A wastewater treatment plant is located on the island, the Wards Island Water Pollution Control Plant, operated by the New York City Department of Environmental Protection. The plant started operations in 1937, serves a population of over one million in the western Bronx and east side of Manhattan and has a capacity of 275 million US gallons (1.04 gigalitres) per day.[24][25]

See also[edit]

References[edit]

  1. ^ Feature Detail Report for Randalls Island "Purchased in 1772 by British Captain James Montresor; sold in 1784 to Johnathan Randel; acquired by City of New York in 1835."
  2. ^ Feature Detail Report for Wards Island
  3. ^ "Randall's Island Park". New York City Department of Parks & Recreation. Retrieved 2011-10-29. 
  4. ^ a b "Parks and Transportation Departments Debate Future of Former Link Between Randalls and Wards Islands; At City Agencies, Troubled Water Over Bridge". the New York Times. April 16, 1995. Retrieved 24 October 2013. 
  5. ^ "Fill Project to Add To Randalls Island For New Play Fields". the New York Times. August 18, 1962. Retrieved 24 October 2013. 
  6. ^ United States Census Bureau
  7. ^ "Getting to Randalls Island". http://randallsisland.org. Randall's Island Park Alliance. Retrieved 24 October 2013. 
  8. ^ Tooker, Wm. Wallace. "Indian Names of Places in Brooklyn", page 58. Brooklyn Daily Eagle Almanac, ed. William Herries. Brooklyn Daily Eagle, 1893
  9. ^ Jackson, Kenneth T., ed. (1995). The Encyclopedia of New York City. New Haven: Yale University Press. ISBN 0300055366. , p. 1084
  10. ^ PHASE 1B ARCHAEOLOGICAL INVESTIGATION FOR THE PROPOSED RANDALL’S ISLAND FIELD DEVELOPMENT PROJECT http://nytelecom.vo.llnwd.net/o15/agencies/lpc/arch_reports/1472.pdf
  11. ^ Seitz, Sharon & Miller, Stuart (2003). The Other Islands of New York: A History and Guide (second edition). Woodstock, Vt.: Countryman Press. ISBN 0-88150-502-1. OCLC 45757764.
  12. ^ Barkan, Elliott Robert (2013). Immigrants in American History: Arrival, Adaptation, and Integration. ABC-CLIO. p. 1468. ISBN 9781598842197. 
  13. ^ Nordheimer, Jon (November 3, 1994). "One Man's Campaign To Rename a Creek". The New York Times.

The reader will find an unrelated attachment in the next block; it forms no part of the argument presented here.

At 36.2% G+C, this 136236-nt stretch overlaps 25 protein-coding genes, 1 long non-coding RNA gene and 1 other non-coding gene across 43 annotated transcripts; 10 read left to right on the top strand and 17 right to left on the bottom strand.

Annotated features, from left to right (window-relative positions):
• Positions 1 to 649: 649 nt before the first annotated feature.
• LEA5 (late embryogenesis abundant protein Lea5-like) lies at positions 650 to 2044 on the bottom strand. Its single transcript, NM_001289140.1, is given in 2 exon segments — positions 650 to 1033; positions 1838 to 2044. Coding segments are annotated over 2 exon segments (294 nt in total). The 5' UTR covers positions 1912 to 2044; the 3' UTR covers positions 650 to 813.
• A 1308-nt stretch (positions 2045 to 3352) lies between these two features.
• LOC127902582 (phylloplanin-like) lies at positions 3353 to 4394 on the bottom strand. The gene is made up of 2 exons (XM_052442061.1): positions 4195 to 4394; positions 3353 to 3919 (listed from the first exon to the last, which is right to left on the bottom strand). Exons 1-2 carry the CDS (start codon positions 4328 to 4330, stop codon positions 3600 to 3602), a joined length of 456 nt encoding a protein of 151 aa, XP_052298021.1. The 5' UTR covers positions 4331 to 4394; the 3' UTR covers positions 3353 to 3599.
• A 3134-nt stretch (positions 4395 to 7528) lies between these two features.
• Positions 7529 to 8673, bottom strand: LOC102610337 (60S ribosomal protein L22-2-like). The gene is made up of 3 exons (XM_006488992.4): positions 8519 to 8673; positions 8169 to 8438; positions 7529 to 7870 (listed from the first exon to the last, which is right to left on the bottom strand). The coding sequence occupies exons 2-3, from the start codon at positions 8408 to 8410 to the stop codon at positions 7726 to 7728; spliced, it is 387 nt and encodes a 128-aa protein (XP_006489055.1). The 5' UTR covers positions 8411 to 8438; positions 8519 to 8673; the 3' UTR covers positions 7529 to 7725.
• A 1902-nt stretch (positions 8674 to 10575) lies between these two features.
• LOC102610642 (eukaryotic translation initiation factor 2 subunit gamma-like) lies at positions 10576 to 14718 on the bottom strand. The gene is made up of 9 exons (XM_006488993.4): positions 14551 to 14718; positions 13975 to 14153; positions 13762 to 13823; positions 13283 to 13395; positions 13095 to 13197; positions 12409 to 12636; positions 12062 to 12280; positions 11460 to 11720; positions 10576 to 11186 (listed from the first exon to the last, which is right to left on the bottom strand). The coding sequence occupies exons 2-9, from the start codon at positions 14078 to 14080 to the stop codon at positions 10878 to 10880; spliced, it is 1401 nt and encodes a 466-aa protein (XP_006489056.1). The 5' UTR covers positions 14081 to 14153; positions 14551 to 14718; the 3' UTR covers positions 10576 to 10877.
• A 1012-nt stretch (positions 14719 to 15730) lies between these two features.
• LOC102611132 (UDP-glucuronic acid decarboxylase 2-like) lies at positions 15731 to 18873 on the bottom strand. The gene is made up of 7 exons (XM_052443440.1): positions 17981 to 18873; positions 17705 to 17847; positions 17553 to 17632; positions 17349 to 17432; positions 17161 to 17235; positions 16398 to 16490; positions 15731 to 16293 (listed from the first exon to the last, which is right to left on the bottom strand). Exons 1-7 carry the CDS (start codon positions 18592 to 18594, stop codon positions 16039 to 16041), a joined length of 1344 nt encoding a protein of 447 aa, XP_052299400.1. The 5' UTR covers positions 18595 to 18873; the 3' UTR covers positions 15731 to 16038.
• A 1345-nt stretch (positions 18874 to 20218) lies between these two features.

14. ^ Baard, Erik (July 8, 2001). "Uneasily Evoking an Outdated Past". The New York Times. 
  15. ^ Pollack, Michael (June 29, 2008). "Turning Away Wrath". The New York Times. 
  16. ^ Brick, Michael (April 24, 2005). "Children Celebrate Opening of Stadium". The New York Times. Retrieved 2009-09-06. 
  17. ^ Longman, Jeré (June 1, 2008). "Jamaican Sets World Record in 100 Meters at 9.72". The New York Times. Retrieved 2008-11-27. 
  18. ^ "Randall’s Island Salt Marsh Restoration". Great Ecology. Retrieved 24 October 2013. 
  19. ^ Colvin, Jill (March 26, 2012). "Solar, Wind and Tidal Energy to Power Randall's Island". DNAinfo. Retrieved 24 October 2013. 
  20. ^ "Wards Island Span Open". the New York Times. May 16, 1937. Retrieved 24 October 2013. 
  21. ^ "Kirby Forensic Psychiatric Center". New York State Office of Mental Health. 
  22. ^ Mindlin, Alex (July 6, 2008). "On a Bus for the Homeless, a Push to Forgive the Fare". The New York Times.
  23. ^ "FDNY Fire Academy". FDNY website. New York City. Retrieved 24 October 2013. 
  24. ^ "New York City's Wastewater Treatment System". New York City DEP. New York City. Retrieved 24 October 2013. 
  25. ^ "Wards Island Water Pollution Control Plant, United States of America". water-technology.net. Net Resources International. Retrieved 24 October 2013. 

External links[edit]

Coordinates: 40°47′15″N 73°55′31″W / 40.78750°N 73.92528°W / 40.78750; -73.92528